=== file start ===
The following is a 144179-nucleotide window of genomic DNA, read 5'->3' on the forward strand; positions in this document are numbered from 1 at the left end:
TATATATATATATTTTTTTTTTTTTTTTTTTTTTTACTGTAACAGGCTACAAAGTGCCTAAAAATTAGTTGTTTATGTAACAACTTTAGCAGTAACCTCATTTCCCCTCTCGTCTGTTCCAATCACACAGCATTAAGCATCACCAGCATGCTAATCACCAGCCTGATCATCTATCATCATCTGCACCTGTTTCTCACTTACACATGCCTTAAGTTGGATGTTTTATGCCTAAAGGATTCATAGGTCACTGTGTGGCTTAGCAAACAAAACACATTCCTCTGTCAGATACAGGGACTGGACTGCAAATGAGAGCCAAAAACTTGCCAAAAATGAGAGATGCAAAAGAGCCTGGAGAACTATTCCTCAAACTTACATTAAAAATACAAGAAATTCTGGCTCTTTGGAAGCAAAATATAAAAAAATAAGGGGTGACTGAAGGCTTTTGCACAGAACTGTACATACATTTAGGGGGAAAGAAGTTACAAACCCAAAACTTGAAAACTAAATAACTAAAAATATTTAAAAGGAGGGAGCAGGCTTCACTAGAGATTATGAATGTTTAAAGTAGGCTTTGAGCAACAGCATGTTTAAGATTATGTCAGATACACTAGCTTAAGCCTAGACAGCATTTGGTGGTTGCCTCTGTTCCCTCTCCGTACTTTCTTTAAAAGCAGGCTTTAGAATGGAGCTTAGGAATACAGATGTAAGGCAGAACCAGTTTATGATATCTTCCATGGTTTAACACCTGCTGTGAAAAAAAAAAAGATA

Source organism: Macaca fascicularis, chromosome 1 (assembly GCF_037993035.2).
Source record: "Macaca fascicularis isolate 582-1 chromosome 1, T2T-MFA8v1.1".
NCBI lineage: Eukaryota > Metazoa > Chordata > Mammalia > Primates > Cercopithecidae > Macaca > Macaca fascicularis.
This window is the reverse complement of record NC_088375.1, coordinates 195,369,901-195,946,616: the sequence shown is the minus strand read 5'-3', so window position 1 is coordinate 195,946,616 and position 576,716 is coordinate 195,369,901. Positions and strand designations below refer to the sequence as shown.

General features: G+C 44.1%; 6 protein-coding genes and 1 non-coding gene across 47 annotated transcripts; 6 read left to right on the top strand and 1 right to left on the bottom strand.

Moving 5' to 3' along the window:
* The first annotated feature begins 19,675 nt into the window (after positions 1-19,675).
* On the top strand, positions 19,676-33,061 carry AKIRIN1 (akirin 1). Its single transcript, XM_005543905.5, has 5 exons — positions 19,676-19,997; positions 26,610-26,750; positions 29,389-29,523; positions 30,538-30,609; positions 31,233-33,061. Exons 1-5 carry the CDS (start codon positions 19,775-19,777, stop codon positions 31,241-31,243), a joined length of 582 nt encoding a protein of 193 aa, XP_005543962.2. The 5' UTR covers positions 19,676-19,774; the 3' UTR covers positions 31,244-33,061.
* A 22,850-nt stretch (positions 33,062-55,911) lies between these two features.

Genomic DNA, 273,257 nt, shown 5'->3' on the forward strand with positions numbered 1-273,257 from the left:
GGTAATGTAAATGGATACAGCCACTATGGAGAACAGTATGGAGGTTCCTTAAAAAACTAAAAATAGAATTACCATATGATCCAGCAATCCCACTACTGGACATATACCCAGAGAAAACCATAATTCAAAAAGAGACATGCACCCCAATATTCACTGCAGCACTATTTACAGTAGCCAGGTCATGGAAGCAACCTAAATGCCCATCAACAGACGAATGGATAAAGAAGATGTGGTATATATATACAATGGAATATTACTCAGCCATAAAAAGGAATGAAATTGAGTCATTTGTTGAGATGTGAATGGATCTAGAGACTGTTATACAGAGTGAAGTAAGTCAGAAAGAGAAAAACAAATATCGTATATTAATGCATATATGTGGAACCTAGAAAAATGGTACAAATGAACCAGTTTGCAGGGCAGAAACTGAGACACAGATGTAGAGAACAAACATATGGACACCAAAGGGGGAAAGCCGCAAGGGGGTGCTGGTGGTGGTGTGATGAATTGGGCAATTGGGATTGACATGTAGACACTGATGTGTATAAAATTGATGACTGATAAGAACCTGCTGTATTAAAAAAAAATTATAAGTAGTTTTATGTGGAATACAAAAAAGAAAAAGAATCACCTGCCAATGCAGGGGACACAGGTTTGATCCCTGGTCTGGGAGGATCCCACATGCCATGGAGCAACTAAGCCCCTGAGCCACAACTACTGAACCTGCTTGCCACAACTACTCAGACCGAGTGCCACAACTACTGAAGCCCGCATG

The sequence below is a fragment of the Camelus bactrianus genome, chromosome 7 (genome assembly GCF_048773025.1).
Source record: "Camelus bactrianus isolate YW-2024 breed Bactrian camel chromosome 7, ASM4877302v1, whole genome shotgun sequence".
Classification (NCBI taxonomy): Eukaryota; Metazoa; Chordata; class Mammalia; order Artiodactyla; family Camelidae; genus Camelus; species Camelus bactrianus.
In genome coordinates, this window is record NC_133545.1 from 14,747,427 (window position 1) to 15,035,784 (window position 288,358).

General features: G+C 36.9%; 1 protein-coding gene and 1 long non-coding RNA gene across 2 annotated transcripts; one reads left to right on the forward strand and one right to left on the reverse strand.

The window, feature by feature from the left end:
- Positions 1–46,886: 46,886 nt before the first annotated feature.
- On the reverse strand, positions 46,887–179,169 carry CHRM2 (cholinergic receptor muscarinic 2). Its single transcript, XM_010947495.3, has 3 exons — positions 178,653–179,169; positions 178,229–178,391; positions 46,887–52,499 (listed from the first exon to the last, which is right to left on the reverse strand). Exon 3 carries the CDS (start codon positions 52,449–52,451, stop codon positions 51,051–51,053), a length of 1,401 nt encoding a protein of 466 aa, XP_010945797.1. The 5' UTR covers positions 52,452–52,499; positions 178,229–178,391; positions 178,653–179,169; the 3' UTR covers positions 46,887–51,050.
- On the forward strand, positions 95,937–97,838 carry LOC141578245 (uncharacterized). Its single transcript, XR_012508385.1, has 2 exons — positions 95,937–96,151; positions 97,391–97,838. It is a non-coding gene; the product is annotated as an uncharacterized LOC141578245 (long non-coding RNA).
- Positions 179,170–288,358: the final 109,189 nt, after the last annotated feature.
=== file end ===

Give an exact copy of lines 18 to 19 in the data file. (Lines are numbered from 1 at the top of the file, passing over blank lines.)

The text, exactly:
General features: G+C 36.9%; 1 protein-coding gene and 1 long non-coding RNA gene across 2 annotated transcripts; one reads left to right on the forward strand and one right to left on the reverse strand.

The window, feature by feature from the left end: